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J Biol Inorg Chem. 2013 Feb;18(2):175-81. doi: 10.1007/s00775-012-0961-5. Epub 2012 Nov 25.

Why is the molybdenum-substituted tungsten-dependent formaldehyde ferredoxin oxidoreductase not active? A quantum chemical study.

Author information

1
Max-Planck-Institut für Kohlenforschung, Kaiser-Wilhelm-Platz 1, 45470, Mülheim an der Ruhr, Germany. rongzhen@kofo.mpg.de

Abstract

Formaldehyde ferredoxin oxidoreductase is a tungsten-dependent enzyme that catalyzes the oxidative degradation of formaldehyde to formic acid. The molybdenum ion can be incorporated into the active site to displace the tungsten ion, but is without activity. Density functional calculations have been employed to understand the incapacitation of the enzyme caused by molybdenum substitution. The calculations show that the enzyme with molybdenum (Mo-FOR) has higher redox potential than that with tungsten, which makes the formation of the Mo(VI)=O complex endothermic by 14 kcal/mol. Following our previously suggested mechanism for this enzyme, the formaldehyde substrate oxidation was also investigated for Mo-FOR using the same quantum-mechanics-only model, except for the displacement of tungsten by molybdenum. The calculations demonstrate that formaldehyde oxidation occurs via a sequential two-step mechanism. Similarly to the tungsten-catalyzed reaction, the Mo(VI)=O species performs the nucleophilic attack on the formaldehyde carbon, followed by proton transfer in concert with two-electron reduction of the metal center. The first step is rate-limiting, with a total barrier of 28.2 kcal/mol. The higher barrier is mainly due to the large energy penalty for the formation of the Mo(VI)=O species.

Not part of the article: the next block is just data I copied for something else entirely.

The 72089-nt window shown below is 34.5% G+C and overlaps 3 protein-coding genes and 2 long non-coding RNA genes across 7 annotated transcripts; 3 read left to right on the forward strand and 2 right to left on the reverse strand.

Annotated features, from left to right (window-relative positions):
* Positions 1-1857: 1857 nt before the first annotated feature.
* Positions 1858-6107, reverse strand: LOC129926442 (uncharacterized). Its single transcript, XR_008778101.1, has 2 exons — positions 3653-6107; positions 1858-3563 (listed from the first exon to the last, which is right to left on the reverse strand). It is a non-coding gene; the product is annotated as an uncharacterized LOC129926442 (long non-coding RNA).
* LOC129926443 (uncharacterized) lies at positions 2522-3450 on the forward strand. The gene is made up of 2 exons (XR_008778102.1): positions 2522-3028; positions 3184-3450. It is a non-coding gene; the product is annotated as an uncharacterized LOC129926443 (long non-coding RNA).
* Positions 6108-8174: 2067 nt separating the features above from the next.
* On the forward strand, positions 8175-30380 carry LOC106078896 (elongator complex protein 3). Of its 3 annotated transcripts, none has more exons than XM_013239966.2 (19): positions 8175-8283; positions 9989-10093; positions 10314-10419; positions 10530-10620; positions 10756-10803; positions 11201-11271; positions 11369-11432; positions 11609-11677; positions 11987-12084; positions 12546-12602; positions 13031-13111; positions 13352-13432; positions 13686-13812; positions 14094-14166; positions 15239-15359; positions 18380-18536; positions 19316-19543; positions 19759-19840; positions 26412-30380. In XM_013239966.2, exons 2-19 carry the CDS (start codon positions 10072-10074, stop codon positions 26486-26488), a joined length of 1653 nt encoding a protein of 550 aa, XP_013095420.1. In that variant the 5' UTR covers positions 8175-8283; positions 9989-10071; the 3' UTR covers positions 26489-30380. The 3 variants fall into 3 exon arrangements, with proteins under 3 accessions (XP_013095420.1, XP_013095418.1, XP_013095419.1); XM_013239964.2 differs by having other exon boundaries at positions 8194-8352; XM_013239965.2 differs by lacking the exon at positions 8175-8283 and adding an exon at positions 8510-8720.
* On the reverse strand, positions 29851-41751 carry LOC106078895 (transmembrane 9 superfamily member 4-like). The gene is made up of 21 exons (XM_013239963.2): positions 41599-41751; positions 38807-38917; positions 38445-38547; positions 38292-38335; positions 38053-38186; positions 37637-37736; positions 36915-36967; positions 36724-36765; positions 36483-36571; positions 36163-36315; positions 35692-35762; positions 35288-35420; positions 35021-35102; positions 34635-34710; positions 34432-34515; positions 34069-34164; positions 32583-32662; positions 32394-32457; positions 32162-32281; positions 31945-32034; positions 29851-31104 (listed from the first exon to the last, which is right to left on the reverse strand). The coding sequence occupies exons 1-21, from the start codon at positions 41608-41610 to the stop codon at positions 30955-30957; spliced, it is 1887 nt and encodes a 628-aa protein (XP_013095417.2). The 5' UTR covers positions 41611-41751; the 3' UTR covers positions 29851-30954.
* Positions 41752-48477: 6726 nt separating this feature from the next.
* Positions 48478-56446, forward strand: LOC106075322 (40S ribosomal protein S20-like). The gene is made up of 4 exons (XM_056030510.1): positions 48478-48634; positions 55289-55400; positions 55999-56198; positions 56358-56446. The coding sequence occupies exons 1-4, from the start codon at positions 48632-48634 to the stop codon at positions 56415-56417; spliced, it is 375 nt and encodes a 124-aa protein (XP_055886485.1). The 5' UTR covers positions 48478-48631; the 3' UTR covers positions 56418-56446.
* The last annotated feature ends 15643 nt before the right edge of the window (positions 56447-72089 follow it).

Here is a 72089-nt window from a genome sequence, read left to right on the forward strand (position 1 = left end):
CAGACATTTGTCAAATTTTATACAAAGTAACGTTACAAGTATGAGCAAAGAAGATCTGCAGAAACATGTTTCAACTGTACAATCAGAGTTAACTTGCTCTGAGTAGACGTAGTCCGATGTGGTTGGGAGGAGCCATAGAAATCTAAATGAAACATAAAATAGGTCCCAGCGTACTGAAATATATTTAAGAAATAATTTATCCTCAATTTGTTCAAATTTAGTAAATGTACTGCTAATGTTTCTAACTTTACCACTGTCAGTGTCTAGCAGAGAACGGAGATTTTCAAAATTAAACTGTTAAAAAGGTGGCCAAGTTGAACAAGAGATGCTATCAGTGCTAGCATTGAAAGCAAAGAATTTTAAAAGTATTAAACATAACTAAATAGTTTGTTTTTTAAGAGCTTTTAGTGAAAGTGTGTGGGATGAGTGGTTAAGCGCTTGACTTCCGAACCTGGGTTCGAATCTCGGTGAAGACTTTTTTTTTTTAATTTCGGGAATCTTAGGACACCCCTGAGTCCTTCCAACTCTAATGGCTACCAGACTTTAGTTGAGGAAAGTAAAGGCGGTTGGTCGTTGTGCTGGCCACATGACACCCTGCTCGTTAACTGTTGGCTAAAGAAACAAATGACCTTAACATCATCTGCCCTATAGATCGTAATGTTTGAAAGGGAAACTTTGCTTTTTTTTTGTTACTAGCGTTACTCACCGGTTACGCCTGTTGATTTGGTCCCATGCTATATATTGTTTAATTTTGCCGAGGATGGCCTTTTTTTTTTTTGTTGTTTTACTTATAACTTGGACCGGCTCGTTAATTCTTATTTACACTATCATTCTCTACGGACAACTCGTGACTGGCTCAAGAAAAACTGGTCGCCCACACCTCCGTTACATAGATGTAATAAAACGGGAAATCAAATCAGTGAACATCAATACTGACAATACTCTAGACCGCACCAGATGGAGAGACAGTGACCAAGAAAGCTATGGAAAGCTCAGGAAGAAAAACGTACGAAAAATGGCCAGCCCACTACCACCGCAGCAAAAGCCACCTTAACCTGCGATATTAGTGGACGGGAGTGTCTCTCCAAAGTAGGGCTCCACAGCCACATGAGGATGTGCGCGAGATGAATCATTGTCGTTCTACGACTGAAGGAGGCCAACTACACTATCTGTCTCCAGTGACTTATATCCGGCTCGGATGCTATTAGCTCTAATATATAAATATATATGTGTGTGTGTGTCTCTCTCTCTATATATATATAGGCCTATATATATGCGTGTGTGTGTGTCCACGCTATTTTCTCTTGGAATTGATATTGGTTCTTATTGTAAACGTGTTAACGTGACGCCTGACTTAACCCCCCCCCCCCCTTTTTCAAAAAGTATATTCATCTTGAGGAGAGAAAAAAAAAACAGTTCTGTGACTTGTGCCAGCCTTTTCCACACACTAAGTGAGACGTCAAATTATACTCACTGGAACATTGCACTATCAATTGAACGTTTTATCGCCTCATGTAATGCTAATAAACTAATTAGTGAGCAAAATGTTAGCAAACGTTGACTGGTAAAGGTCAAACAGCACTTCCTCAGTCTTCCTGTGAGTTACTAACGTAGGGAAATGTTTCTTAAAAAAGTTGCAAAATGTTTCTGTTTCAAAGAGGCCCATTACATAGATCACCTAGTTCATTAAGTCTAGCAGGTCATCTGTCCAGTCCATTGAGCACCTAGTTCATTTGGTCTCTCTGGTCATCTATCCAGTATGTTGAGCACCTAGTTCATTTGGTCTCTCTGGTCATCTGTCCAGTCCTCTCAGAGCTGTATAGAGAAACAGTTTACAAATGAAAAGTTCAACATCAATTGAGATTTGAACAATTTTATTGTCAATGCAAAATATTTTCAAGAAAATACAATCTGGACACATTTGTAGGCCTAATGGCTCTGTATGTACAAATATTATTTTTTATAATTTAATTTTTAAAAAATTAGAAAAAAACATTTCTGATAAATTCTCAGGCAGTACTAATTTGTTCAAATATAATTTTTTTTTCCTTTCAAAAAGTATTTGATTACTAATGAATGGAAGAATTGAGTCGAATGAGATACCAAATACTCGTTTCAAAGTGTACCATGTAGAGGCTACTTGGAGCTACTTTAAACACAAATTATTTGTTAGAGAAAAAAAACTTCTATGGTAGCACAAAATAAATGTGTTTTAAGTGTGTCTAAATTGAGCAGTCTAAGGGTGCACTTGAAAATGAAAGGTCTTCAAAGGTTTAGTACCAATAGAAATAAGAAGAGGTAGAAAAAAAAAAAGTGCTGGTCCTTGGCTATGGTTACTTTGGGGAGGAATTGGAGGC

PMID:
23183892
DOI:
10.1007/s00775-012-0961-5
[Indexed for MEDLINE]

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